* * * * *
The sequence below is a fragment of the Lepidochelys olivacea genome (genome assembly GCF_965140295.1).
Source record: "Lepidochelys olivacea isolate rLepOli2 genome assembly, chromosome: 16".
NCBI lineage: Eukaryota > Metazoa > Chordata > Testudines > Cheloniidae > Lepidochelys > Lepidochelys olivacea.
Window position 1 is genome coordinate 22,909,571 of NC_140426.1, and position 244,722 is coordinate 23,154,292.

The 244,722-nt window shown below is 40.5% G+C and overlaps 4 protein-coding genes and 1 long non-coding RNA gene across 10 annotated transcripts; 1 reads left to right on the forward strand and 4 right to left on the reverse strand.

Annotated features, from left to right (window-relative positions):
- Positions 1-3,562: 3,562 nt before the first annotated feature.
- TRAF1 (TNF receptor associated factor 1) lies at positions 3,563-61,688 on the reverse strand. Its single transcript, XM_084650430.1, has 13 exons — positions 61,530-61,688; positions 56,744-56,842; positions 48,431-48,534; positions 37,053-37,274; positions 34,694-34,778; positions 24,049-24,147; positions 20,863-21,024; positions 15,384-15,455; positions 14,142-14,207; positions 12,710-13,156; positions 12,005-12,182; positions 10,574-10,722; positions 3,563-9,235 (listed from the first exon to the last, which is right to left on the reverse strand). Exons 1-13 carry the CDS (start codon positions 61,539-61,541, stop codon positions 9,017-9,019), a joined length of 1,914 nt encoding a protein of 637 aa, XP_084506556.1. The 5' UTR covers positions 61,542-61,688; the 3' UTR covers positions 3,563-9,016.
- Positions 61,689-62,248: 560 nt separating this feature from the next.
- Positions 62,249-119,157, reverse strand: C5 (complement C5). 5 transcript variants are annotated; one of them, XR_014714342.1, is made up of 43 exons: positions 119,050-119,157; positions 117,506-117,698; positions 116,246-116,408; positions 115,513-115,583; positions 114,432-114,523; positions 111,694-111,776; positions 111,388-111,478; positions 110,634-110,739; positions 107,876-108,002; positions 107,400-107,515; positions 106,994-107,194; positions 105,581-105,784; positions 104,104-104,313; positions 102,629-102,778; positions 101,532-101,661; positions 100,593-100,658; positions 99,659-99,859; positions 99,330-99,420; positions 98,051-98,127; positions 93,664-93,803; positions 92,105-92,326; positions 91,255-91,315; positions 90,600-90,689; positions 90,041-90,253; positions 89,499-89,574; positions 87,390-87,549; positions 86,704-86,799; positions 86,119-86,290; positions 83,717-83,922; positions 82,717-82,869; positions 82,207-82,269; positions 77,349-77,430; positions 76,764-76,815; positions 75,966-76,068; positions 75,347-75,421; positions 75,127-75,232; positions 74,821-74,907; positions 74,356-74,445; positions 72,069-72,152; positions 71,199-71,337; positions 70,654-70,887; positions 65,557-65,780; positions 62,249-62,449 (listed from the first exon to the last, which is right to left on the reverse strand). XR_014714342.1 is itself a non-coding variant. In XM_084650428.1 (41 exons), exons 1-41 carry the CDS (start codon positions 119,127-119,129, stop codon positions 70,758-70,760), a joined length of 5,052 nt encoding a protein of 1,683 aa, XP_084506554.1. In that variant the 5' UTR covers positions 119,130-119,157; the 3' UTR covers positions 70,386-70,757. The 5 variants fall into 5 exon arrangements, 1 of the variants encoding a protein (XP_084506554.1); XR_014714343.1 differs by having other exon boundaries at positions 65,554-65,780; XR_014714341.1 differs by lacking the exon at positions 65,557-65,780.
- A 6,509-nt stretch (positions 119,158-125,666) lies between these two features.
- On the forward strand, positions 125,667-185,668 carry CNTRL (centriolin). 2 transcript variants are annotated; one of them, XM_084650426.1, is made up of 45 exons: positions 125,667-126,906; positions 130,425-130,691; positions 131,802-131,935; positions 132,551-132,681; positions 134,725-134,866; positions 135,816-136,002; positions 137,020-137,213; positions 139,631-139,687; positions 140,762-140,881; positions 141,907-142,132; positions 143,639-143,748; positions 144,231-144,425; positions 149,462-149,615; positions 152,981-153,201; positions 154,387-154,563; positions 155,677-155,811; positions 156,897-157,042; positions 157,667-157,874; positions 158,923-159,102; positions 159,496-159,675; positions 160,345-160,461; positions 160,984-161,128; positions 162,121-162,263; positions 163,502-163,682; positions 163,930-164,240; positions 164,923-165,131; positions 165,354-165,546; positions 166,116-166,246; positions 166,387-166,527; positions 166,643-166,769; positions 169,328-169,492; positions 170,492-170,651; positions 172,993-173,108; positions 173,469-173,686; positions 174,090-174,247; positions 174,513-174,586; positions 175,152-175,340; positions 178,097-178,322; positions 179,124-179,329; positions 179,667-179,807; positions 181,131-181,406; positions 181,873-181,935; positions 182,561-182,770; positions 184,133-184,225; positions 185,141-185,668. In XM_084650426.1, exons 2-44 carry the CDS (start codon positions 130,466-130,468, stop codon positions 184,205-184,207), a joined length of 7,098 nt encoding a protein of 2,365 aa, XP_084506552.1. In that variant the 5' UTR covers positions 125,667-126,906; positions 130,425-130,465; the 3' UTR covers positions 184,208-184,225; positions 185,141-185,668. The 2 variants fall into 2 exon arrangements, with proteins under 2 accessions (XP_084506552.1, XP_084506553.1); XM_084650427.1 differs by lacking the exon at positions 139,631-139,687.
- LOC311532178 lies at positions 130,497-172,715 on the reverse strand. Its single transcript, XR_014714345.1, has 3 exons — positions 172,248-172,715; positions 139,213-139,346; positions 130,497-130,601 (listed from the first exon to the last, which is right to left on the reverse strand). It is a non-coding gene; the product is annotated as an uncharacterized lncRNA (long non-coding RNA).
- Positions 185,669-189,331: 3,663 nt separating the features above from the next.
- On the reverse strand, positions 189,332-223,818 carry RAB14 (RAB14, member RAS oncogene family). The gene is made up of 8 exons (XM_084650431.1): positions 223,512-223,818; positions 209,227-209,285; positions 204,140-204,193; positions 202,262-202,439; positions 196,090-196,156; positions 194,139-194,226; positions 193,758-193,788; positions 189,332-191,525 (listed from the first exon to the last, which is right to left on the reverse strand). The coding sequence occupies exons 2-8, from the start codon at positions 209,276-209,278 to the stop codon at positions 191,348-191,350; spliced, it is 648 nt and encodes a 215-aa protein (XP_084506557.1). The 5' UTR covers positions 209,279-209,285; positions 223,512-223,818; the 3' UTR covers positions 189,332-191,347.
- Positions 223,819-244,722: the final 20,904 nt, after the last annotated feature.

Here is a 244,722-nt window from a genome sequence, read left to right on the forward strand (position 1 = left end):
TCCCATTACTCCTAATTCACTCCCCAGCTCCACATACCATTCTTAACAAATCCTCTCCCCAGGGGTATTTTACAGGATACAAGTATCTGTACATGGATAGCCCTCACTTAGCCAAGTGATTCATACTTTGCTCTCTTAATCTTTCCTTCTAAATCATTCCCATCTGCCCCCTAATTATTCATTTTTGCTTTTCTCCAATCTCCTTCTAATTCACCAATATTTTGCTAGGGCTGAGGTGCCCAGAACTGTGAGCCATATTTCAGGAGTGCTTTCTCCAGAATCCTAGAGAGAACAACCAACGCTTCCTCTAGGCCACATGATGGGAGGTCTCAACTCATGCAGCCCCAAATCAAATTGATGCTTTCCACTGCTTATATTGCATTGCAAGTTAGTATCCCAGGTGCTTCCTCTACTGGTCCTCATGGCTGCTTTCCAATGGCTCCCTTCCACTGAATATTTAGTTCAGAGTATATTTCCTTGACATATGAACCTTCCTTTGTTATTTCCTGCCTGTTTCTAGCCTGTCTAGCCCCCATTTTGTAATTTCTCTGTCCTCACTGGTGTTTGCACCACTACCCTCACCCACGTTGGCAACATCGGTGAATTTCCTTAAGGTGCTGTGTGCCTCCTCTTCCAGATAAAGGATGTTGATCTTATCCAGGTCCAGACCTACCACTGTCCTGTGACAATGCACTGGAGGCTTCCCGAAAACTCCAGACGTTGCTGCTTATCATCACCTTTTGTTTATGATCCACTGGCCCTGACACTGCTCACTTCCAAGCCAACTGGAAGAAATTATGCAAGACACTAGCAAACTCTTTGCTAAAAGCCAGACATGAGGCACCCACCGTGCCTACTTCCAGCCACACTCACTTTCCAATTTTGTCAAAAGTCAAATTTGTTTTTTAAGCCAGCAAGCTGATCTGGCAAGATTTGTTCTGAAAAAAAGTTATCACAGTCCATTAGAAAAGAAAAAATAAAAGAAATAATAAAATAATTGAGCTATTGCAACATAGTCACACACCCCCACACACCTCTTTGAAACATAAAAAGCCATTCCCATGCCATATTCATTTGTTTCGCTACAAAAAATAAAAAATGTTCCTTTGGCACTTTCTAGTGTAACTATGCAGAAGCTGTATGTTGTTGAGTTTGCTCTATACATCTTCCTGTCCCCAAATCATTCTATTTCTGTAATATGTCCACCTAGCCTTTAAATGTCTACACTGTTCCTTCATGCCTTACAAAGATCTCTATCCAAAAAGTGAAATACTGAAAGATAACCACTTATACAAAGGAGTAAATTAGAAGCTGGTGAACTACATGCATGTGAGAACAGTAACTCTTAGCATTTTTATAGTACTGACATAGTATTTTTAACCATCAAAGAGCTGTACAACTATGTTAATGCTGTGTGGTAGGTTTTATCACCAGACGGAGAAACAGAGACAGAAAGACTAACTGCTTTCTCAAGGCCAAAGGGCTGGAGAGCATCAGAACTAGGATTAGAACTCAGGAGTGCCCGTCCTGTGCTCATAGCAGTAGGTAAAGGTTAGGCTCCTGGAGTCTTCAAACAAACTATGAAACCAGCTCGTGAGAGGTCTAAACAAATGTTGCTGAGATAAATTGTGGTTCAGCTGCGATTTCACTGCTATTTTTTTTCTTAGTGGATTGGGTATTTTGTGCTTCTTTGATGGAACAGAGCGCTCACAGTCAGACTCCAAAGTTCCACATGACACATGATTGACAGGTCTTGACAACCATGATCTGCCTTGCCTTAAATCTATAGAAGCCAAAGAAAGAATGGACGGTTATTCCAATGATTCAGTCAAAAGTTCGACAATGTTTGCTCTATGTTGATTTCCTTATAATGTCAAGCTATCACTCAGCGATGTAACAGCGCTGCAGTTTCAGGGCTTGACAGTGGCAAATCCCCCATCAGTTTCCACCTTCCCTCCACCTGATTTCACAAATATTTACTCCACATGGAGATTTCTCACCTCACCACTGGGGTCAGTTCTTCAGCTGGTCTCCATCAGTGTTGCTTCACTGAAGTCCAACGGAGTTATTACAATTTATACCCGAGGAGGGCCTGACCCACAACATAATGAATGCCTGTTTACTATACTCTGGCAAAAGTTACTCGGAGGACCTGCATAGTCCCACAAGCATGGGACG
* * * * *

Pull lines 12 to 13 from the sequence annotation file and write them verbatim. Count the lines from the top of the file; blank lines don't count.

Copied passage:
- On the forward strand, positions 125,667-185,668 carry CNTRL (centriolin). 2 transcript variants are annotated; one of them, XM_084650426.1, is made up of 45 exons: positions 125,667-126,906; positions 130,425-130,691; positions 131,802-131,935; positions 132,551-132,681; positions 134,725-134,866; positions 135,816-136,002; positions 137,020-137,213; positions 139,631-139,687; positions 140,762-140,881; positions 141,907-142,132; positions 143,639-143,748; positions 144,231-144,425; positions 149,462-149,615; positions 152,981-153,201; positions 154,387-154,563; positions 155,677-155,811; positions 156,897-157,042; positions 157,667-157,874; positions 158,923-159,102; positions 159,496-159,675; positions 160,345-160,461; positions 160,984-161,128; positions 162,121-162,263; positions 163,502-163,682; positions 163,930-164,240; positions 164,923-165,131; positions 165,354-165,546; positions 166,116-166,246; positions 166,387-166,527; positions 166,643-166,769; positions 169,328-169,492; positions 170,492-170,651; positions 172,993-173,108; positions 173,469-173,686; positions 174,090-174,247; positions 174,513-174,586; positions 175,152-175,340; positions 178,097-178,322; positions 179,124-179,329; positions 179,667-179,807; positions 181,131-181,406; positions 181,873-181,935; positions 182,561-182,770; positions 184,133-184,225; positions 185,141-185,668. In XM_084650426.1, exons 2-44 carry the CDS (start codon positions 130,466-130,468, stop codon positions 184,205-184,207), a joined length of 7,098 nt encoding a protein of 2,365 aa, XP_084506552.1. In that variant the 5' UTR covers positions 125,667-126,906; positions 130,425-130,465; the 3' UTR covers positions 184,208-184,225; positions 185,141-185,668. The 2 variants fall into 2 exon arrangements, with proteins under 2 accessions (XP_084506552.1, XP_084506553.1); XM_084650427.1 differs by lacking the exon at positions 139,631-139,687.
- LOC311532178 lies at positions 130,497-172,715 on the reverse strand. Its single transcript, XR_014714345.1, has 3 exons — positions 172,248-172,715; positions 139,213-139,346; positions 130,497-130,601 (listed from the first exon to the last, which is right to left on the reverse strand). It is a non-coding gene; the product is annotated as an uncharacterized lncRNA (long non-coding RNA).